At my university, it is time for the annual open enrollment in health insurance. Every year I am astonished by the rates for prescription drug coverage. For family coverage, an employee’s cost is $79 a month, and the State of Maryland subsidizes the plan to the tune of $316 a month for a total cost of almost $400 a month. $400 a month! Just what are Americans popping?
Consider Lovaza. Lovaza is GlaxoSmithKline’s prescription fish oil, specially modified to provide high concentrations of omega-3 fatty acids. The cost for one year on Lovaza is an astonishing $3360. By the way, Lovaza—which is being marketed to reduce triglyceride levels—contains unhealthy, partially hydrogenated vegetable oils as a carrier base for the fish oils.
It is true, however, that the modern, Western diet generally lacks essential omega-3 fatty acids, particularly in relationship to an excess of omega-6 fatty acids. Among other things, omega-3 fatty acids are essential for a healthy heart. But, simple modifications can easily restore omega-3 to your diet. There is no need for a pill. Wild salmon is omega-3 rich, as are vegetarian sources such as flax, walnuts, tofu, and leafy greens. (One caution: There are contradictory studies indicating that there may be an increased risk of prostate cancer with consumption of flax seed oil, but not flax seed meal.)
Modifying ones diet to increase the intake of omega-3 fatty acids costs but a tiny fraction of the $3360 a year price tag of Lovaza. Clearly, prescription drug insurance causes huge distortions in behavior. How many patients who do not have insurance for prescription drugs would consider buying Lovaza?
The marketing tactics of the drug companies, aided and abetted by the FDA (Food and Drug Administration), are truly unconscionable. We are told by GlaxoSmithKline that Lovaza “is approved by the FDA to reduce very high triglycerides” and that “unlike Lovaza, dietary supplements are not approved to treat any disease.”
This is misleading, since food and dietary supplements are not tested by the FDA concerning their power to prevent or cure disease. Recently the FDA made national headlines when they warned General Mills about their claim that Cheerios (an oats based cereal) is a means to help reduce cholesterol:
Based on claims made on your product’s label, we have determined that your Cheerios… is promoted for conditions that cause it to be a drug because the product is intended for use in the prevention, mitigation, and treatment of disease…[Cheerios] may not be legally marketed with the above claims in the United States without an approved new drug application.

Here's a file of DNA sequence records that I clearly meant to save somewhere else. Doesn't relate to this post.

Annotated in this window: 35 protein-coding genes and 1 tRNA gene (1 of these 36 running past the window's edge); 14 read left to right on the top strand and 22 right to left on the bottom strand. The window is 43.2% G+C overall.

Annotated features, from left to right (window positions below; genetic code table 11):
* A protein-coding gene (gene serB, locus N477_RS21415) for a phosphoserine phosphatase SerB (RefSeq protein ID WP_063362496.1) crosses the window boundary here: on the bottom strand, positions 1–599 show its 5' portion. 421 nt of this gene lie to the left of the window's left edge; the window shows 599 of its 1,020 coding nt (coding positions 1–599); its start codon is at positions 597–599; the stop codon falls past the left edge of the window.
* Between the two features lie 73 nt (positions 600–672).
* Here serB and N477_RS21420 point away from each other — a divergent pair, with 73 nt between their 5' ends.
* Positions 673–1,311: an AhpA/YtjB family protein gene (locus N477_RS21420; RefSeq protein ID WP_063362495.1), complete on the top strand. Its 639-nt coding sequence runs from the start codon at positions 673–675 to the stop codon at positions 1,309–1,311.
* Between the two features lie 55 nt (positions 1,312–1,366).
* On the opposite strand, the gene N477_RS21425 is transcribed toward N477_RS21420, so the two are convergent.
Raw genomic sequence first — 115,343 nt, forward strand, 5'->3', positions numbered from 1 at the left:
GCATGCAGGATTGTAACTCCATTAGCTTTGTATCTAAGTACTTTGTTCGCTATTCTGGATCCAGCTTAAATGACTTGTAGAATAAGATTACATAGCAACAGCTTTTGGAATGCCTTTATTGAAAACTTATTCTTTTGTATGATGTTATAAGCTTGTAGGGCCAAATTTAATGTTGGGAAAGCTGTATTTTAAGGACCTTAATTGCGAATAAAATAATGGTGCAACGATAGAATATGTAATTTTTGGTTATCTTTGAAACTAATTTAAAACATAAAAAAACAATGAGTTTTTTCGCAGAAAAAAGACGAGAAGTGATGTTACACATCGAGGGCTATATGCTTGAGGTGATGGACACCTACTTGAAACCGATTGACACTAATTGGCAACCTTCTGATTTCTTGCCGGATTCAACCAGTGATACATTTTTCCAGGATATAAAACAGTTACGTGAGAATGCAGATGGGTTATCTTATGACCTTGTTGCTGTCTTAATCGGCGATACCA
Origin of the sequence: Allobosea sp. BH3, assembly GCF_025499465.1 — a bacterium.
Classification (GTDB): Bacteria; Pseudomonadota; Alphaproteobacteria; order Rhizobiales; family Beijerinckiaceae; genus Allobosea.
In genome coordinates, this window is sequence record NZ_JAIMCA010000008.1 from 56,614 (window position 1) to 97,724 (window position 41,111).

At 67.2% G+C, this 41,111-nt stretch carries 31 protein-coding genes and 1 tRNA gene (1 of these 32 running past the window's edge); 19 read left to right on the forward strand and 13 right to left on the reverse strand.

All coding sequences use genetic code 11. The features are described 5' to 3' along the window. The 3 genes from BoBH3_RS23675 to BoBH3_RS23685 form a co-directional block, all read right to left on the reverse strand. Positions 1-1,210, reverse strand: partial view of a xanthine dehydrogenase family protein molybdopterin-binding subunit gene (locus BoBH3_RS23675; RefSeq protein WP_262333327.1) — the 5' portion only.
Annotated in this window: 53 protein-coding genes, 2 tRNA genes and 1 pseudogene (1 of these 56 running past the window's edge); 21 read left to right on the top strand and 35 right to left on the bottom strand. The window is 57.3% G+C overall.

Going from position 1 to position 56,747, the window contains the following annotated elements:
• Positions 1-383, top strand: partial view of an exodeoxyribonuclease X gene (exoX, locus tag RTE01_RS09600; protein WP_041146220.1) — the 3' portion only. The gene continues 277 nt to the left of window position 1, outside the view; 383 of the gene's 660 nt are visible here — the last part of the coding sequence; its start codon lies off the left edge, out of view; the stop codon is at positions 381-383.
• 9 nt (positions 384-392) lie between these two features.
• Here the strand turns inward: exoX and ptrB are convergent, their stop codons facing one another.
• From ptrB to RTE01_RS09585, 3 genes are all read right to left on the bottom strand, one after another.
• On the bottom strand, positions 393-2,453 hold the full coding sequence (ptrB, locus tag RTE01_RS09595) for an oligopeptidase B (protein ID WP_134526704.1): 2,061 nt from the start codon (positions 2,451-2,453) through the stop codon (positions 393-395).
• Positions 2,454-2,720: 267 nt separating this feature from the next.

What does the FDA announcement about Cheerios instill in the public? Perhaps the FDA announcement induces fear that only prescription drugs can maintain our health? Who benefits when such fears are promoted? How can a society of people expect to remain prosperous and free when collectively they are ignorant of how to maintain and restore health? How can any society afford drugs as wasteful as Lovaza?
I was able to find that sales of Lovaza were $102.8 million in January and February of 2008. Imputing from that, Lovaza sales were well over a half billion dollars for the year 2008.
On a pharmaceutical drug rep forum, Cafepharma, I found this post from a patient:
HEY DRUG DUDES, i’m a guy on disability. i take a shit load of drugs trying to beat cholsteral [sic] and trygiserides [sic]. cost is killin me. nothin cheap out there??? goin to canada for some . newest for me is lovasa. got any ideas where to shop for best price???? any help appreciated!!!
My advice to this patient: It is time to get some new advisors. First, your advice to yourself is very bad; resign as your own advisor. Next, fire your doctor. If the doctor you have is prescribing Lovasa, how much does he or she know about restoring and maintaining health? Instead of squandering your money on Lovasa, spend a small fraction of that on some natural foods cookbooks and change what you eat.
There is little doubt in my mind that the bubble in pill-popping will end as abruptly as did the bubbles in housing and in stock prices. For now, the pharmaceutical bubble is being sustained by market distortions caused by government privilege and government regulation. This bubble is destroying our health, teaching Americans to eschew responsibility, and helping to bankrupt our nation.